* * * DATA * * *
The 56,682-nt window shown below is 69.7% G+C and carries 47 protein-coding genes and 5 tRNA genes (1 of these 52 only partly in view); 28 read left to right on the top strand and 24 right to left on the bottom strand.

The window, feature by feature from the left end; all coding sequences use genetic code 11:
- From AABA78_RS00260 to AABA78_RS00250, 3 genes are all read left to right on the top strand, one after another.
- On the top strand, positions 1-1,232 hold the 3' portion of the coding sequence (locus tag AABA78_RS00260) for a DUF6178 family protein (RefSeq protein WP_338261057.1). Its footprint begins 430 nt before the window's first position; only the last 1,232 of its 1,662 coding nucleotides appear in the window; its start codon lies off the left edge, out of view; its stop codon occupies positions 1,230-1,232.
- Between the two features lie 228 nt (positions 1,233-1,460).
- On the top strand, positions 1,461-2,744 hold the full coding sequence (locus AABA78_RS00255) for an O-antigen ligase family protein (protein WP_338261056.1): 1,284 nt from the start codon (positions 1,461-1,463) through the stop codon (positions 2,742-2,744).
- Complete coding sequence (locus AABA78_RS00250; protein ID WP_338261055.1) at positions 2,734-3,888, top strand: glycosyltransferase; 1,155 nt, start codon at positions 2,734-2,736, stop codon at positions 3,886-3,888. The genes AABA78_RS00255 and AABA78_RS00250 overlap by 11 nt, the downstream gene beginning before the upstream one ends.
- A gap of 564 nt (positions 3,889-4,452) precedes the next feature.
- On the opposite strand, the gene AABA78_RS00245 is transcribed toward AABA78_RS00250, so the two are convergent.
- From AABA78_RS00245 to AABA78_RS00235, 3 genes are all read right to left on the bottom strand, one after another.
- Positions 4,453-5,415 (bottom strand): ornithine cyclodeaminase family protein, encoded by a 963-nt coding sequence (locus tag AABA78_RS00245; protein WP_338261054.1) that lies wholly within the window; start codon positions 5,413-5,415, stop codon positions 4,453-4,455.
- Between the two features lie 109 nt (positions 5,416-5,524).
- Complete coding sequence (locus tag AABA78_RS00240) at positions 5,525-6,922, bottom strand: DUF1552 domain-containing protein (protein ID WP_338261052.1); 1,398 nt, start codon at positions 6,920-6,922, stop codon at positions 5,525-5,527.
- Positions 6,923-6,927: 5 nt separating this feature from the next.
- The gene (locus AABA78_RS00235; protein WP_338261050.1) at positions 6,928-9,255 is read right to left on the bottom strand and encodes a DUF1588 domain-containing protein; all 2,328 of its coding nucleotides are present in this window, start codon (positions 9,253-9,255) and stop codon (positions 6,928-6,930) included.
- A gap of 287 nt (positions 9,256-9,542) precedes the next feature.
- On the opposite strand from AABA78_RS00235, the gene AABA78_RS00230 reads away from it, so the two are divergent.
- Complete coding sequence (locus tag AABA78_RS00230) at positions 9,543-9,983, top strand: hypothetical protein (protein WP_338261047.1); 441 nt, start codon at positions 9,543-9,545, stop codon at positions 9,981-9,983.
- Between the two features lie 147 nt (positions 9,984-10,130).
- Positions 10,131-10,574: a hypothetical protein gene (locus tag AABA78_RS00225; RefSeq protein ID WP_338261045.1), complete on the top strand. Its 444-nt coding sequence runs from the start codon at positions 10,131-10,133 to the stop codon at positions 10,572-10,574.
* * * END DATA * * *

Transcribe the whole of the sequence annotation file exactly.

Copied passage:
The 56,682-nt window shown below is 69.7% G+C and carries 47 protein-coding genes and 5 tRNA genes (1 of these 52 only partly in view); 28 read left to right on the top strand and 24 right to left on the bottom strand.

The window, feature by feature from the left end; all coding sequences use genetic code 11:
- From AABA78_RS00260 to AABA78_RS00250, 3 genes are all read left to right on the top strand, one after another.
- On the top strand, positions 1-1,232 hold the 3' portion of the coding sequence (locus tag AABA78_RS00260) for a DUF6178 family protein (RefSeq protein WP_338261057.1). Its footprint begins 430 nt before the window's first position; only the last 1,232 of its 1,662 coding nucleotides appear in the window; its start codon lies off the left edge, out of view; its stop codon occupies positions 1,230-1,232.
- Between the two features lie 228 nt (positions 1,233-1,460).
- On the top strand, positions 1,461-2,744 hold the full coding sequence (locus AABA78_RS00255) for an O-antigen ligase family protein (protein WP_338261056.1): 1,284 nt from the start codon (positions 1,461-1,463) through the stop codon (positions 2,742-2,744).
- Complete coding sequence (locus AABA78_RS00250; protein ID WP_338261055.1) at positions 2,734-3,888, top strand: glycosyltransferase; 1,155 nt, start codon at positions 2,734-2,736, stop codon at positions 3,886-3,888. The genes AABA78_RS00255 and AABA78_RS00250 overlap by 11 nt, the downstream gene beginning before the upstream one ends.
- A gap of 564 nt (positions 3,889-4,452) precedes the next feature.
- On the opposite strand, the gene AABA78_RS00245 is transcribed toward AABA78_RS00250, so the two are convergent.
- From AABA78_RS00245 to AABA78_RS00235, 3 genes are all read right to left on the bottom strand, one after another.
- Positions 4,453-5,415 (bottom strand): ornithine cyclodeaminase family protein, encoded by a 963-nt coding sequence (locus tag AABA78_RS00245; protein WP_338261054.1) that lies wholly within the window; start codon positions 5,413-5,415, stop codon positions 4,453-4,455.
- Between the two features lie 109 nt (positions 5,416-5,524).
- Complete coding sequence (locus tag AABA78_RS00240) at positions 5,525-6,922, bottom strand: DUF1552 domain-containing protein (protein ID WP_338261052.1); 1,398 nt, start codon at positions 6,920-6,922, stop codon at positions 5,525-5,527.
- Positions 6,923-6,927: 5 nt separating this feature from the next.
- The gene (locus AABA78_RS00235; protein WP_338261050.1) at positions 6,928-9,255 is read right to left on the bottom strand and encodes a DUF1588 domain-containing protein; all 2,328 of its coding nucleotides are present in this window, start codon (positions 9,253-9,255) and stop codon (positions 6,928-6,930) included.
- A gap of 287 nt (positions 9,256-9,542) precedes the next feature.
- On the opposite strand from AABA78_RS00235, the gene AABA78_RS00230 reads away from it, so the two are divergent.
- Complete coding sequence (locus tag AABA78_RS00230) at positions 9,543-9,983, top strand: hypothetical protein (protein WP_338261047.1); 441 nt, start codon at positions 9,543-9,545, stop codon at positions 9,981-9,983.
- Between the two features lie 147 nt (positions 9,984-10,130).
- Positions 10,131-10,574: a hypothetical protein gene (locus tag AABA78_RS00225; RefSeq protein ID WP_338261045.1), complete on the top strand. Its 444-nt coding sequence runs from the start codon at positions 10,131-10,133 to the stop codon at positions 10,572-10,574.